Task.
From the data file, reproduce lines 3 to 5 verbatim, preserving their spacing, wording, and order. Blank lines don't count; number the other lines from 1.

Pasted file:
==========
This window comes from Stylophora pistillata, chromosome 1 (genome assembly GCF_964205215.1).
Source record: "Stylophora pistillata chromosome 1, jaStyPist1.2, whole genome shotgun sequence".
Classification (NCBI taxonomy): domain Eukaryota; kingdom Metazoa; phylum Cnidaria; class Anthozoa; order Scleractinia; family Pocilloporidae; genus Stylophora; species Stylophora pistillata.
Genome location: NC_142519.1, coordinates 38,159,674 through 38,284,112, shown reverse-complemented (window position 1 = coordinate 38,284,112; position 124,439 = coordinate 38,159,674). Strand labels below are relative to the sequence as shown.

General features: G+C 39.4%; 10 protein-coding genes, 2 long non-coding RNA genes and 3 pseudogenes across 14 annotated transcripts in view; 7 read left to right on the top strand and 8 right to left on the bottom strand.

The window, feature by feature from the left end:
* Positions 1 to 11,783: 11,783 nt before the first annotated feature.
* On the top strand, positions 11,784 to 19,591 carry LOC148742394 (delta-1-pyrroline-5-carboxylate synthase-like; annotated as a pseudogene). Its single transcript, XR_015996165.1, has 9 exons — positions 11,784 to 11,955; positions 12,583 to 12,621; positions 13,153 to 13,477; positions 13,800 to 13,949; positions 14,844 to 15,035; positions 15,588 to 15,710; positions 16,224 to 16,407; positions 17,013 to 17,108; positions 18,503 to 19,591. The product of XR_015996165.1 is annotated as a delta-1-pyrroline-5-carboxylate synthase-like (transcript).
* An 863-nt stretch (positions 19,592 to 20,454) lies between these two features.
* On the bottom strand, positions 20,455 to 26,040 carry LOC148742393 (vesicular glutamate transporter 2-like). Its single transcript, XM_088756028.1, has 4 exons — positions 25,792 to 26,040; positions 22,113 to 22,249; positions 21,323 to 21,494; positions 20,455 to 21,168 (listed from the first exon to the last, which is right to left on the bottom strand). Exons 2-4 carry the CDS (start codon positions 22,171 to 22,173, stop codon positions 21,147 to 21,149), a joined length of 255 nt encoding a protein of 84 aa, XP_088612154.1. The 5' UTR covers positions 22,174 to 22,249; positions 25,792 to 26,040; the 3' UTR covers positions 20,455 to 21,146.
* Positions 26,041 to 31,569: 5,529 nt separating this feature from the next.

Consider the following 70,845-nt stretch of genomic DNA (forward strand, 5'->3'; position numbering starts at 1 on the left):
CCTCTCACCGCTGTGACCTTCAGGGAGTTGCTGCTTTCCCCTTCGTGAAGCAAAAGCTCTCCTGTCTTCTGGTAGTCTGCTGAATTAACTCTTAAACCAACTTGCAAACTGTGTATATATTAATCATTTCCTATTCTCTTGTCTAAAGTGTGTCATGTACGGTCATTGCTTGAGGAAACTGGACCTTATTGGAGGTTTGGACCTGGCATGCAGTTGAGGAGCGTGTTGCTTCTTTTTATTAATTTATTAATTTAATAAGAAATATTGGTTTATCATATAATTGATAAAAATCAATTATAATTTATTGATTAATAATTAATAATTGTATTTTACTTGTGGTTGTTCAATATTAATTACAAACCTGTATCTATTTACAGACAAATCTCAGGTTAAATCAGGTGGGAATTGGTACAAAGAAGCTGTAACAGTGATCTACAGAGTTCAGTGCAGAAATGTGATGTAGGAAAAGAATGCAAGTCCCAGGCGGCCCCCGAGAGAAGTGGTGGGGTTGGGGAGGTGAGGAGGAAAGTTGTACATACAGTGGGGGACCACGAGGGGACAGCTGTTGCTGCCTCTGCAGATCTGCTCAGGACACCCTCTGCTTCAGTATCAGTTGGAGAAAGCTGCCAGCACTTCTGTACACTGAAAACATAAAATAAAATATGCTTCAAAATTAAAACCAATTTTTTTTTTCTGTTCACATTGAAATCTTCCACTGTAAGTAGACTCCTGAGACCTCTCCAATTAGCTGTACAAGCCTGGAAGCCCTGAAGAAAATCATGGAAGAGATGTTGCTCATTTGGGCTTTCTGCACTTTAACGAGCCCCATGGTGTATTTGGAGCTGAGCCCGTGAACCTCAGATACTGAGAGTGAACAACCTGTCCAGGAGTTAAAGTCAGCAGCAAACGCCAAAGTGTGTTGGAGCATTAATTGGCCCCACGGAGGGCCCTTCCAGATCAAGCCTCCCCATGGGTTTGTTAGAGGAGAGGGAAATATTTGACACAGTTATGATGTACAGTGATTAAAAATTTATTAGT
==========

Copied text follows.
Classification (NCBI taxonomy): domain Eukaryota; kingdom Metazoa; phylum Cnidaria; class Anthozoa; order Scleractinia; family Pocilloporidae; genus Stylophora; species Stylophora pistillata.
Genome location: NC_142519.1, coordinates 38,159,674 through 38,284,112, shown reverse-complemented (window position 1 = coordinate 38,284,112; position 124,439 = coordinate 38,159,674). Strand labels below are relative to the sequence as shown.

General features: G+C 39.4%; 10 protein-coding genes, 2 long non-coding RNA genes and 3 pseudogenes across 14 annotated transcripts in view; 7 read left to right on the top strand and 8 right to left on the bottom strand.